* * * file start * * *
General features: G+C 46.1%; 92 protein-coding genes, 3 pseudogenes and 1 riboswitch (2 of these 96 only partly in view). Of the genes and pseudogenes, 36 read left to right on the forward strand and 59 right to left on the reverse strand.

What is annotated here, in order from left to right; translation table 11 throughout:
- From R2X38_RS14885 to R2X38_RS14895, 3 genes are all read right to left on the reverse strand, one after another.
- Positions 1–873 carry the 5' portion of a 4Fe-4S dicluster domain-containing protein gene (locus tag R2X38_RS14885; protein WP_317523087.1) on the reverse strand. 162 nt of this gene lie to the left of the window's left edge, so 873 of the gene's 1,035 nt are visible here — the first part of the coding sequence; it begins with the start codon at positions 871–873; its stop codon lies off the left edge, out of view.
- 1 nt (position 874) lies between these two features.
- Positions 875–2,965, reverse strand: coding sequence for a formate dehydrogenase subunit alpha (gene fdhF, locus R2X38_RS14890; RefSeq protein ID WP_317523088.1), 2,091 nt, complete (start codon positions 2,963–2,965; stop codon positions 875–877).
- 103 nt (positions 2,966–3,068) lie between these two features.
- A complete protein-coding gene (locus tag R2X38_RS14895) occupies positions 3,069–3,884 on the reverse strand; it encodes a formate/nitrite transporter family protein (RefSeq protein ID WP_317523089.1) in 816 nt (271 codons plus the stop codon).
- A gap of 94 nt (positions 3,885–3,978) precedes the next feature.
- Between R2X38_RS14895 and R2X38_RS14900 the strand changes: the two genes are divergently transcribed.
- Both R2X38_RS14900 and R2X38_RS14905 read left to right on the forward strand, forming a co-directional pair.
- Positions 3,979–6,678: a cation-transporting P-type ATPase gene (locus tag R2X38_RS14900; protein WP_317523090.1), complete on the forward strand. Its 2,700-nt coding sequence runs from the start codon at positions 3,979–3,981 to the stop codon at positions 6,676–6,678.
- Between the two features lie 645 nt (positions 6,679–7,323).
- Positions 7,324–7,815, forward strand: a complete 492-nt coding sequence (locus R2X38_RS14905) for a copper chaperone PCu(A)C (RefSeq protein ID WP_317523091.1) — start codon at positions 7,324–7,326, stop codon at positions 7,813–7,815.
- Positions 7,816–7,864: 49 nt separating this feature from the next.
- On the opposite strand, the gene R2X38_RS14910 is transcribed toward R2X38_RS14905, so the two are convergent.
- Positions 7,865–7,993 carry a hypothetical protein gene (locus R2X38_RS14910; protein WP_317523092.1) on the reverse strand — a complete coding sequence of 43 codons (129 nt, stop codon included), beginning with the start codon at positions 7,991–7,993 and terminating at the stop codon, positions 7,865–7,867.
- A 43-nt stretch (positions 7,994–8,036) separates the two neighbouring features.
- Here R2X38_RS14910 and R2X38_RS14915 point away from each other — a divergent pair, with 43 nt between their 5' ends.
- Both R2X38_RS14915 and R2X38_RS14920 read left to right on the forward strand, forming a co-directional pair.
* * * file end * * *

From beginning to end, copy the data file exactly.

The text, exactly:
General features: G+C 46.1%; 92 protein-coding genes, 3 pseudogenes and 1 riboswitch (2 of these 96 only partly in view). Of the genes and pseudogenes, 36 read left to right on the forward strand and 59 right to left on the reverse strand.

What is annotated here, in order from left to right; translation table 11 throughout:
- From R2X38_RS14885 to R2X38_RS14895, 3 genes are all read right to left on the reverse strand, one after another.
- Positions 1–873 carry the 5' portion of a 4Fe-4S dicluster domain-containing protein gene (locus tag R2X38_RS14885; protein WP_317523087.1) on the reverse strand. 162 nt of this gene lie to the left of the window's left edge, so 873 of the gene's 1,035 nt are visible here — the first part of the coding sequence; it begins with the start codon at positions 871–873; its stop codon lies off the left edge, out of view.
- 1 nt (position 874) lies between these two features.
- Positions 875–2,965, reverse strand: coding sequence for a formate dehydrogenase subunit alpha (gene fdhF, locus R2X38_RS14890; RefSeq protein ID WP_317523088.1), 2,091 nt, complete (start codon positions 2,963–2,965; stop codon positions 875–877).
- 103 nt (positions 2,966–3,068) lie between these two features.
- A complete protein-coding gene (locus tag R2X38_RS14895) occupies positions 3,069–3,884 on the reverse strand; it encodes a formate/nitrite transporter family protein (RefSeq protein ID WP_317523089.1) in 816 nt (271 codons plus the stop codon).
- A gap of 94 nt (positions 3,885–3,978) precedes the next feature.
- Between R2X38_RS14895 and R2X38_RS14900 the strand changes: the two genes are divergently transcribed.
- Both R2X38_RS14900 and R2X38_RS14905 read left to right on the forward strand, forming a co-directional pair.
- Positions 3,979–6,678: a cation-transporting P-type ATPase gene (locus tag R2X38_RS14900; protein WP_317523090.1), complete on the forward strand. Its 2,700-nt coding sequence runs from the start codon at positions 3,979–3,981 to the stop codon at positions 6,676–6,678.
- Between the two features lie 645 nt (positions 6,679–7,323).
- Positions 7,324–7,815, forward strand: a complete 492-nt coding sequence (locus R2X38_RS14905) for a copper chaperone PCu(A)C (RefSeq protein ID WP_317523091.1) — start codon at positions 7,324–7,326, stop codon at positions 7,813–7,815.
- Positions 7,816–7,864: 49 nt separating this feature from the next.
- On the opposite strand, the gene R2X38_RS14910 is transcribed toward R2X38_RS14905, so the two are convergent.
- Positions 7,865–7,993 carry a hypothetical protein gene (locus R2X38_RS14910; protein WP_317523092.1) on the reverse strand — a complete coding sequence of 43 codons (129 nt, stop codon included), beginning with the start codon at positions 7,991–7,993 and terminating at the stop codon, positions 7,865–7,867.
- A 43-nt stretch (positions 7,994–8,036) separates the two neighbouring features.
- Here R2X38_RS14910 and R2X38_RS14915 point away from each other — a divergent pair, with 43 nt between their 5' ends.
- Both R2X38_RS14915 and R2X38_RS14920 read left to right on the forward strand, forming a co-directional pair.